The story described above might sound familiar if you have watched the Zatoichi films released before this one. This is also the film’s most obvious flaw because the story is quite predictable and doesn’t add anything new to the franchise. Another element I disliked is the fact that some background stories of interesting characters aren’t fully explored. We never get to know why Taichi’s father really had to die and the reason why the caring prostitute in the town’s brand-new brothel ended up like this isn’t fully explained either. One element a lot of people praise but that I didn’t appreciate was the presence of a blind priest Zatoichi comes across. The old man is quite arrogant and selfish. He asks Zatoichi to buy him food, talks to him while lying down to sleep and doesn’t stop lecturing him but can’t give any useful advice either. One moment, he tells Zatoichi to not draw his sword in front of Taichi who idolizes the blind samurai and then he approves Zatoichi’s decision to defend the exploited merchants. I happened to find the character of the blind priest very annoying, dishonest and pretentious.

Still, there are enough positive elements about the movie to make it at least an average entry in the epic franchise. First of all, the set of characters is overall quite interesting. Zatoichi is brought to think about his destructive lifestyle, Taichi is torn between admiring and despising the blind samurai, the prostitute is torn between helping her colleagues and helping herself and even the samurai that challenges Zatoichi has to fight his inner demons because he needs to take enormous risks to make money in order to free the person he still loves. The film’s atmosphere is also quite intense. It’s interesting to see a calm town with honest citizens getting terrorized and infiltrated by criminals, gamblers and prostitutes. Thirdly, the fight sequences are quite great, especially the fight scenes on the bridge where Zatoichi’s opponents try to distract the blind samurai with their roaring drums.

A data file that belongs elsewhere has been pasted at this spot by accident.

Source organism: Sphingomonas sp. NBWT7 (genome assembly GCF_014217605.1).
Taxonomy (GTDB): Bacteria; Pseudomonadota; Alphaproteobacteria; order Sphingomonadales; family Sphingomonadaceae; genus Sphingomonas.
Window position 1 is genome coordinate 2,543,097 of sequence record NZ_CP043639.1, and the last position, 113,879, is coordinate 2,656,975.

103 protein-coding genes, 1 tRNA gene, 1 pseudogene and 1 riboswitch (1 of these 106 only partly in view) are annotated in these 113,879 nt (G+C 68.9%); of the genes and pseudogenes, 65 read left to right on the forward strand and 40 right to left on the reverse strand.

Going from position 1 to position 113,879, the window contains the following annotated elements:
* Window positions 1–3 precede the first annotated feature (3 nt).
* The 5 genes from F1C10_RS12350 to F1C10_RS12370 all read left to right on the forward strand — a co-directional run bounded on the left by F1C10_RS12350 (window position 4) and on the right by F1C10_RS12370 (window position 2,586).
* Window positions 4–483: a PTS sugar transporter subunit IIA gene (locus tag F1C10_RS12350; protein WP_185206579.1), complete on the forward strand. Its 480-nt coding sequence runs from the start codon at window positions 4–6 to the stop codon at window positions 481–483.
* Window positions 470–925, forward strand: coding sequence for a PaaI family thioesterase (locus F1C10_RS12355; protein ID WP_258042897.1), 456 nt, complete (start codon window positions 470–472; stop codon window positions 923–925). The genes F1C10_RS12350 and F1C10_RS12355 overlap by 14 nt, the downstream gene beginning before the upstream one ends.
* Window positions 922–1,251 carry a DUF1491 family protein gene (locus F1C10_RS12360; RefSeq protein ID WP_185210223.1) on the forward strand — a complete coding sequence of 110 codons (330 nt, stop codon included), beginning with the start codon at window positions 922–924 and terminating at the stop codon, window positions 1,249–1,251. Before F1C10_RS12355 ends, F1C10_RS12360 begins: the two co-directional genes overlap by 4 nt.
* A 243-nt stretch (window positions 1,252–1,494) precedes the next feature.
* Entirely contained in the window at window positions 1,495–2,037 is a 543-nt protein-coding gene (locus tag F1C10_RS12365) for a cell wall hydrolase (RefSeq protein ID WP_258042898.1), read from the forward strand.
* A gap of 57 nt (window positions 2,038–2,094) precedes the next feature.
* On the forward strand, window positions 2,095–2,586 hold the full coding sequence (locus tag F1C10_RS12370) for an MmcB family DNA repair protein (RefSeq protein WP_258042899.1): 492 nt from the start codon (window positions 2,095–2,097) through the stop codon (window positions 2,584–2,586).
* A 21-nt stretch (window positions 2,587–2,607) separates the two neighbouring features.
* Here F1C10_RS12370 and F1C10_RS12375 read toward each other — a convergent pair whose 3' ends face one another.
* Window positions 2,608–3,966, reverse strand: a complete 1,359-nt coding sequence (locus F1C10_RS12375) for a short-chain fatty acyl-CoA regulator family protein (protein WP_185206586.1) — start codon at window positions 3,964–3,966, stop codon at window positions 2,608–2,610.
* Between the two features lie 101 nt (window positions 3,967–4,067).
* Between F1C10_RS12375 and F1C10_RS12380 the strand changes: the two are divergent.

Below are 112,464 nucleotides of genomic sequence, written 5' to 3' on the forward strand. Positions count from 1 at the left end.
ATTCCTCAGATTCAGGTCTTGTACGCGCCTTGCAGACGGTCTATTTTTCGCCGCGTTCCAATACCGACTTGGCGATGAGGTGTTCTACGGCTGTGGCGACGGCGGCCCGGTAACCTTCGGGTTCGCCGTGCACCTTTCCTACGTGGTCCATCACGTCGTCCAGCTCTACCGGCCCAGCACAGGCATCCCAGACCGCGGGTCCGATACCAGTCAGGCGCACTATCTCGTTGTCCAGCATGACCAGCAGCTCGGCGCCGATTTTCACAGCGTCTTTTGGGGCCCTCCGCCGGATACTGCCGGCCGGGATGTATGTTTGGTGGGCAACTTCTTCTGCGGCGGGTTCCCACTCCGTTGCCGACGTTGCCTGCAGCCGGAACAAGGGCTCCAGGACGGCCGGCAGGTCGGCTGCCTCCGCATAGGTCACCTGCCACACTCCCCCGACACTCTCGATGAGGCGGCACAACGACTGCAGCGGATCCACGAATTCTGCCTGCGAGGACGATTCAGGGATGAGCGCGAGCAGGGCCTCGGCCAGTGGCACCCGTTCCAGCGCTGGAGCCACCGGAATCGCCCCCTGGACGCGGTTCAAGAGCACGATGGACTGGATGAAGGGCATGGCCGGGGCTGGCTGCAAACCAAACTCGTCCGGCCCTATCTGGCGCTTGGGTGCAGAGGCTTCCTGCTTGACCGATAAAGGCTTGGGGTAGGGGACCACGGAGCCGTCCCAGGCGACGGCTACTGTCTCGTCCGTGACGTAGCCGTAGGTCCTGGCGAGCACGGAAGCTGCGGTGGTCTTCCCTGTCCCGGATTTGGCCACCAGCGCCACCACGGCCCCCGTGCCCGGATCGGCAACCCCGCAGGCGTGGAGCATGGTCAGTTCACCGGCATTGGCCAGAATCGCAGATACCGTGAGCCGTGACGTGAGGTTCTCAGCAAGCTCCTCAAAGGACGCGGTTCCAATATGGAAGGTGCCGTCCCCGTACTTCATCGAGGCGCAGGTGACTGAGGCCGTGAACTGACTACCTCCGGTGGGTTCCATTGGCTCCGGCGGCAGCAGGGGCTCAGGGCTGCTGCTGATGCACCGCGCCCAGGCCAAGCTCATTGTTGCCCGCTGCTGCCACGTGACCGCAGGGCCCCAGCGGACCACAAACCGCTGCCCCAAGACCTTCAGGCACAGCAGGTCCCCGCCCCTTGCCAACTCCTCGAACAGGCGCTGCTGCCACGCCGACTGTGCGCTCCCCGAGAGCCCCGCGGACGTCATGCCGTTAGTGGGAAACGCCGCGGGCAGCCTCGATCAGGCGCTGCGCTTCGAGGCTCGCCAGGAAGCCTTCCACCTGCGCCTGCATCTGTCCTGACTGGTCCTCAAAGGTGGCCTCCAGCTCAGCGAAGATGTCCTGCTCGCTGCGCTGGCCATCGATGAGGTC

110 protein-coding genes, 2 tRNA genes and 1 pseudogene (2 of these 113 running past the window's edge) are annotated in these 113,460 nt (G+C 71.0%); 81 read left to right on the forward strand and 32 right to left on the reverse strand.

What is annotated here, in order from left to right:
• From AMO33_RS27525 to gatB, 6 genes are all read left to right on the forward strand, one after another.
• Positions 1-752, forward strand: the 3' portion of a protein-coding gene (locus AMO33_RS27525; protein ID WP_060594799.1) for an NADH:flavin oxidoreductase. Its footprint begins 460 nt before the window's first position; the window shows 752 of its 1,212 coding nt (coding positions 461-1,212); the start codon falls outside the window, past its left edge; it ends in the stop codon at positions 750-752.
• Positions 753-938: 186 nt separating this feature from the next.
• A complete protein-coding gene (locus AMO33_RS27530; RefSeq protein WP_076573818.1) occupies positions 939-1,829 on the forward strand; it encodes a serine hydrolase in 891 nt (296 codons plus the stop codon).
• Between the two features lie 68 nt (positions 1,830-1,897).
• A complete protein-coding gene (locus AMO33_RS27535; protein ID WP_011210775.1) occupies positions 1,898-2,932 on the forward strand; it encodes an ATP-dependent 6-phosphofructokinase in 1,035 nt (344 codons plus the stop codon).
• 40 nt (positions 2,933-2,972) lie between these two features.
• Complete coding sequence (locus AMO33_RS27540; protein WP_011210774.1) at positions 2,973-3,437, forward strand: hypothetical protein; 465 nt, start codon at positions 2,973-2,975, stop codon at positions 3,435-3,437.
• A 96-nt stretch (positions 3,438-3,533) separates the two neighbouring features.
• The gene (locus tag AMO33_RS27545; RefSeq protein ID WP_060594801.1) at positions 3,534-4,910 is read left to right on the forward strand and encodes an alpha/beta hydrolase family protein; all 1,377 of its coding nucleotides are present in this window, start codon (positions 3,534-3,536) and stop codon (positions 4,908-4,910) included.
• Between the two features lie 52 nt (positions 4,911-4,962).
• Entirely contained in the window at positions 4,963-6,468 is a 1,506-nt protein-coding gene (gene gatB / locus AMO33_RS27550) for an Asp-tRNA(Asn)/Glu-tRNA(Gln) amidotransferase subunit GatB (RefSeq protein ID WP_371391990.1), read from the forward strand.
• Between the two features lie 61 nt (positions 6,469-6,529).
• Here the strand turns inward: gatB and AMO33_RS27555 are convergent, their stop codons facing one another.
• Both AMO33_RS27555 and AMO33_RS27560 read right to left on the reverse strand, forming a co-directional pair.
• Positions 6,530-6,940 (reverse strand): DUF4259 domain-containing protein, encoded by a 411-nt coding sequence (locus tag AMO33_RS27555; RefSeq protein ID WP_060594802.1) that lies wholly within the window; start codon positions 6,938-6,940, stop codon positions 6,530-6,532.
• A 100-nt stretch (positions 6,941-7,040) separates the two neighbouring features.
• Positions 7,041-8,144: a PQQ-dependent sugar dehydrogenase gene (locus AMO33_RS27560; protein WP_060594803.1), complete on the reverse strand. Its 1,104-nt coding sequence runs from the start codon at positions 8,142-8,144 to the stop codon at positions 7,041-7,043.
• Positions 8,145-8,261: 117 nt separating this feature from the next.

In the end, you will like Zatoichi’s Vengeance if you like the franchise. It’s an entertaining film even though it doesn’t bring anything new to the franchise. If you aren’t familiar with the franchise yet, you should rather start watching it in chronological order.

Zatoichi soul searching

This entry in the series begins with a hilarious scene wherein a Zatoichi suffering from a cold is surrounded by a gang of thugs. The usual occurs and the coup de grâce is delivered with a sneeze!

But the most interesting character in the film is the traveling, blind, pipa-playing priest. The priest is uncommonly wise and quickly takes the measure of Zatoichi. Zatoichi is pronounced to be a ‘chuto hampa’, belonging neither to common folk who look down upon him as a cripple, nor to the blind community because of his extraordinary abilities. This explains Zatoichi’s loneliness, which is a common theme throughout the series. The priest extols Zatoichi to put away the sword. And Zatoichi does at one point, enjoying a meal in the forest with the blind priest, carrying a normal cane. Zatoichi’s samurai rival draws near, and Zatoichi confesses that he is afraid.

True, in the end there is no catharsis. The film concludes with the normal string of confrontations with gang members and a showdown with the samurai. Still, there is a level of feeling and introspection in this film that continues on into the next film in the series. This compelling blend of humor, human struggle, and violence is sure to please a wide audience.